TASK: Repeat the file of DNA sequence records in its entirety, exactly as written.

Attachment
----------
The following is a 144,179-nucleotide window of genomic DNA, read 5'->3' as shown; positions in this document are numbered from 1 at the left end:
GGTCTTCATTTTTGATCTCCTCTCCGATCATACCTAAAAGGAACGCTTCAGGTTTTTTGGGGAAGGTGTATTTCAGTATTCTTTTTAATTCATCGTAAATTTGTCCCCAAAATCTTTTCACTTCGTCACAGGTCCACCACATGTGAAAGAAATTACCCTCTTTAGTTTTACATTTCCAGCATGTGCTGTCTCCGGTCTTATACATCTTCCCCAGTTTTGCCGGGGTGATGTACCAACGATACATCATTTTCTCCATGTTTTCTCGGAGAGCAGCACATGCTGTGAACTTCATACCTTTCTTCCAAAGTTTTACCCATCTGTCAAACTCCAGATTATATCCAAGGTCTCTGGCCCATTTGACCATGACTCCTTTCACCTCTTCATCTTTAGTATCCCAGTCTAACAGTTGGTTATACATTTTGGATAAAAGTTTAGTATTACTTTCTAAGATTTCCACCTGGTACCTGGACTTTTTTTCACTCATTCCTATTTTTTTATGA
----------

The following is a 144,179-nucleotide window of genomic DNA, read 5'->3' as shown; positions in this document are numbered from 1 at the left end:
GGTCTTCATTTTTGATCTCCTCTCCGATCATACCTAAAAGGAACGCTTCAGGTTTTTTGGGGAAGGTGTATTTCAGTATTCTTTTTAATTCATCGTAAATTTGTCCCCAAAATCTTTTCACTTCGTCACAGGTCCACCACATGTGAAAGAAATTACCCTCTTTAGTTTTACATTTCCAGCATGTGCTGTCTCCGGTCTTATACATCTTCCCCAGTTTTGCCGGGGTGATGTACCAACGATACATCATTTTCTCCATGTTTTCTCGGAGAGCAGCACATGCTGTGAACTTCATACCTTTCTTCCAAAGTTTTACCCATCTGTCAAACTCCAGATTATATCCAAGGTCTCTGGCCCATTTGACCATGACTCCTTTCACCTCTTCATCTTTAGTATCCCAGTCTAACAGTTGGTTATACATTTTGGATAAAAGTTTAGTATTACTTTCTAAGATTTCCACCTGGTACCTGGACTTTTTTTCACTCATTCCTATTTTTTTATGA